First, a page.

June 16, 2011
Bone to pick with golf cheerleaders
By IAN HUTCHINSON, Special to QMI Agency
TORONTO - It just wouldn’t seem like the U.S. Open without some spectacular blow-ups and the first round at Congressional Thursday respected that tournament tradition.
Take, for example, Dustin Johnson. On his second hole, which took place on the par four 11th, Johnson put it in water twice and took a triple bogey reminiscent of the second hole that triggered his final round meltdown at Pebble Beach last year.
The television cheerleaders made note of this and pointed out that it’s good that Johnson got it out of his system early in the tournament. Sure, it’s better to miss the weekend altogether, which is a real possibility now with Johnson at four over, than it is to have the opportunity to blow up in the final round.
Then, there was Phil Mickelson. The popular question that follows Mickelson is “What will Phil do next?” when the more appropriate question over his career would be “What’s he thinking?”
There was no better time to ask that question than on the 72nd hole of the 2006 U.S. Open at Winged Foot when Mickelson seemingly had it, but chose a driver that had failed him earlier. A wayward tee shot began a sequence of events in the spirit of Curly, Larry and Moe as Mickelson handed it to Geoff Ogilvy.
In contrast, Mickelson did have his head on right with his decision to use a driving iron Thursday at Congressional, the logic being to combat the fast running fairways that might have carried him into the rough, where he ended up anyway because of his inability to control the club he did use.
Mickelson is at three over, a number that is complimentary. If not for his scrambling, it could have been a lot worse.
Bubba Watson isn’t in bad shape at even par, but it could have been a lot better had he not finished his round with three consecutive bogeys after four straight birdies. Inexplicable? Yes, but you just want to believe it had something to do with those loud pants.
How nasty will the USGA get?
The most pressing question now is what nefarious means will the USGA use in setting up the course for Friday. That six-under leading score will not sit well with the brass, especially with the changing conditions that required players to adapt quickly in the first round … The theory that Rory McIlroy was devastated by his final round meltdown at the Masters has once again been shot down by a 22-year-old who is looking very likely to be a multiple major winner over the next decade. Besides his game, his most impressive characteristic is his ability to tune out the clowns who think it’s such a calamity that a guy so young can’t close the deal on Sunday at Augusta. Even if his current three-shot lead doesn’t hold up this week, it doesn’t indicate anything is seriously wrong … Something that McIlroy will definitely notice is Charl Schwartzel, the guy who did get it done at the Masters, is tied for second and within three shots.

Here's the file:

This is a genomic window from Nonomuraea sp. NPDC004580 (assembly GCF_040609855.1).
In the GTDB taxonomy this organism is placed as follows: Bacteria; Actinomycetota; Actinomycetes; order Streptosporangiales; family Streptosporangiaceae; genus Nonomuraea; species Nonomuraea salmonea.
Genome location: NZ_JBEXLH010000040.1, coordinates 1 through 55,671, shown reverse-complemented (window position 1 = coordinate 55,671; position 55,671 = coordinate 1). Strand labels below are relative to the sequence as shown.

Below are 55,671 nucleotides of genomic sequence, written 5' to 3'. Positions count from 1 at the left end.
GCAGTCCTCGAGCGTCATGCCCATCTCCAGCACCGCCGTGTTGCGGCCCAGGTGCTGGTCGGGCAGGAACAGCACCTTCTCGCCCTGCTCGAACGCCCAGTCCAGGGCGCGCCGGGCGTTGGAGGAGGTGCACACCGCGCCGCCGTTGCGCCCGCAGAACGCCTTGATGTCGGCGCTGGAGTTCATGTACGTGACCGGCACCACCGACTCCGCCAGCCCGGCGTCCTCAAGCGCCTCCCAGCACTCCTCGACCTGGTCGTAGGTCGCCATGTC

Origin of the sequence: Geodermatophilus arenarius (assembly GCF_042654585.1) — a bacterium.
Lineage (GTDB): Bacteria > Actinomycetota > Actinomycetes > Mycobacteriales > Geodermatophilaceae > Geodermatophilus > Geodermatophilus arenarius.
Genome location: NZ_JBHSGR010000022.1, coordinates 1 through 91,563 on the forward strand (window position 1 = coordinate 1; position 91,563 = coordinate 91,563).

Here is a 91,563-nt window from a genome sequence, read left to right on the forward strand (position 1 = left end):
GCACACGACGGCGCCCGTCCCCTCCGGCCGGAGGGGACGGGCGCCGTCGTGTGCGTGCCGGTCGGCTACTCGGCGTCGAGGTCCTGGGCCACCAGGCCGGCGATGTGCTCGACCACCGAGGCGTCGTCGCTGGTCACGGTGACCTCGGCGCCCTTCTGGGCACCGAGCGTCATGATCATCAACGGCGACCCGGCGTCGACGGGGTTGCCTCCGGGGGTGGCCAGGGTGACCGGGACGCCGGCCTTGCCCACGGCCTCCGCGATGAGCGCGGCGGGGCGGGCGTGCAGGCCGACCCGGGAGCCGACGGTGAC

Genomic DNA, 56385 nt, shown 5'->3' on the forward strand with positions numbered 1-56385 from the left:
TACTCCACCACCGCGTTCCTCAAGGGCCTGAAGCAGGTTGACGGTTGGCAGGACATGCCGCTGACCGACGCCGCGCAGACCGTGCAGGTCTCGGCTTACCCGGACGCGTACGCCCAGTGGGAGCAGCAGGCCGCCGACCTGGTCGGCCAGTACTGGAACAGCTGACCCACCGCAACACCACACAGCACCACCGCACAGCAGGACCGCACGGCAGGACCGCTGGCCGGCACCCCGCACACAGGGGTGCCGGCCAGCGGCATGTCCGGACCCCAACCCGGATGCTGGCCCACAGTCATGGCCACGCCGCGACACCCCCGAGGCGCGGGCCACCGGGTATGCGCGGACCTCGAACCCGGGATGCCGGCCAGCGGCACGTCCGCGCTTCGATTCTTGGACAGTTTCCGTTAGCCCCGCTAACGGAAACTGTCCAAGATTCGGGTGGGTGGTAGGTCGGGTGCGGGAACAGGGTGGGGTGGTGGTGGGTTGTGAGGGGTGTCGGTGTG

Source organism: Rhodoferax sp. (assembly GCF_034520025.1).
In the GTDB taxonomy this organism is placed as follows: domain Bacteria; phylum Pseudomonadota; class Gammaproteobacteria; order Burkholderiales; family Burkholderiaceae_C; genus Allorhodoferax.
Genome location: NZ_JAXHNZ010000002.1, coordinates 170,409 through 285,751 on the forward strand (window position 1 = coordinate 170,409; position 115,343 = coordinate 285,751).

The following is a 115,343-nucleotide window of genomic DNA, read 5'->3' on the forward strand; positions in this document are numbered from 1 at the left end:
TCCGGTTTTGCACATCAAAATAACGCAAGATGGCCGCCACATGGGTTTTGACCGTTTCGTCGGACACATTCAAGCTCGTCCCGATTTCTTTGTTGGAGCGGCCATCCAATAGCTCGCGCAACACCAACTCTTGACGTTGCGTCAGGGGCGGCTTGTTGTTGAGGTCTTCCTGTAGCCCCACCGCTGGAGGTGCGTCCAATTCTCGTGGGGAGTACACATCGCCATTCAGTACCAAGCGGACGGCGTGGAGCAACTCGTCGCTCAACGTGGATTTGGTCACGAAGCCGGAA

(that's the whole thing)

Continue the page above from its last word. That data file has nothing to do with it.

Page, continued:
The top is at the bottom
The top three players in the world rankings — Luke Donald, Lee Westwood and Martin Kaymer — were a combined 10-over yesterday … Chez Reavie must be thankful for his 2008 victory at the RBC Canadian Open, the lone PGA Tour victory of his career thus far. After starting this season on a medical exemption after reconstructive knee surgery last year, Reavie is now playing on past champion status despite his tie for fifth at last month’s Colonial. Reavie made it to Congressional through qualifying and held the lead briefly before finishing with a decent one-under yesterday.
The open minds of golf
NBC’s Dan Hicks is quoted as saying, “With Tiger out, it’s the Phil Mickelson show coming in.” It would be too if it was 2005 and McIlroy was still playing junior golf and Luke Donald wasn’t No. 1 in the world. You’ve got to love the open minds in golf where a guy who turned 41 yesterday is considered the big show over the younger guys ahead of him on the money list and the world rankings. It might be a good time for the network brass to take a look at the leaderboard … With all this discussion going on about Americans not winning the past four majors, the hand-wringers should take a deep breath and realize that this might not be an issue if Johnson hadn’t mistaken a bunker for a bare patch at last year’s PGA Championship, a faux pas that knocked him out of a playoff with Watson and Kaymer, the eventual champ. That’s not to complain about one of golf’s most embarrassing moments, but just to put it into perspective in what is a cyclical game. Remember the eight-year major drought for Europeans between Paul Lawrie winning the 1999 British Open and Paddy Harringon winning the same event in 2007? … RBC announced yesterday it has taken title sponsorship at the PGA Tour stop at Hilton Head for the next five years. The new event will be known as the RBC Heritage Classic. This news comes just a few days after RBC was announced as a presenting sponsor of the Canadian PGA player rankings, a deal that will see the top player from those rankings at a certain date earn an exemption into the RBC Canadian Open.